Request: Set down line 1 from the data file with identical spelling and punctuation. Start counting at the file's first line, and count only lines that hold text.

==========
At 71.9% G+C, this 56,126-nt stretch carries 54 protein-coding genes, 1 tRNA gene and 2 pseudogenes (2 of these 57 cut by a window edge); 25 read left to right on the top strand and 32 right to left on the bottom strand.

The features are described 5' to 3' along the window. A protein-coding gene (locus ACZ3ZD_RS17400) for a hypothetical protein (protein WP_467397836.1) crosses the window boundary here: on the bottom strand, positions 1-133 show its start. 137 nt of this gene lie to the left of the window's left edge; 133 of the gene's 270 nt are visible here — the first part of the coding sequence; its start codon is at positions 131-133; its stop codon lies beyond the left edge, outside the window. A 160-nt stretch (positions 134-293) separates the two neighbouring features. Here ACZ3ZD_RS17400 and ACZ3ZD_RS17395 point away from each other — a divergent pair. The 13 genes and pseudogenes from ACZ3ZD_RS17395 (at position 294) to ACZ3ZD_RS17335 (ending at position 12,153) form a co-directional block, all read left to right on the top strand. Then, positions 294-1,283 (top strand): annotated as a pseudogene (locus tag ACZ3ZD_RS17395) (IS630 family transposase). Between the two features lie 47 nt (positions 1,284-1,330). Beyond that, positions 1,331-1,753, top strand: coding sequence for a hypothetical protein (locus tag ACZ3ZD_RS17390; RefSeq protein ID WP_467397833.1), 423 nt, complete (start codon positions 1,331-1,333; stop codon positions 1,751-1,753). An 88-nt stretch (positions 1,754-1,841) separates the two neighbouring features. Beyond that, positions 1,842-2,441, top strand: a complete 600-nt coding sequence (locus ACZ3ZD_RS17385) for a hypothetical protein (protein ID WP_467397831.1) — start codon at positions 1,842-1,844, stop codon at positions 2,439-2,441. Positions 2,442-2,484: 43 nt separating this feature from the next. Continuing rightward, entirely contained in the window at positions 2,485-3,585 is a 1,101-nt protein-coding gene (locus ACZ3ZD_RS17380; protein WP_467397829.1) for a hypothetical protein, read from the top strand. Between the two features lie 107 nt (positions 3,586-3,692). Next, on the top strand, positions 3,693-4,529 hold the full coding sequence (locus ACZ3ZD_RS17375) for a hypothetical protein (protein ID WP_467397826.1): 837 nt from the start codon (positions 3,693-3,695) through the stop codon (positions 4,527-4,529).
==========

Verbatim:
At 71.9% G+C, this 56,126-nt stretch carries 54 protein-coding genes, 1 tRNA gene and 2 pseudogenes (2 of these 57 cut by a window edge); 25 read left to right on the top strand and 32 right to left on the bottom strand.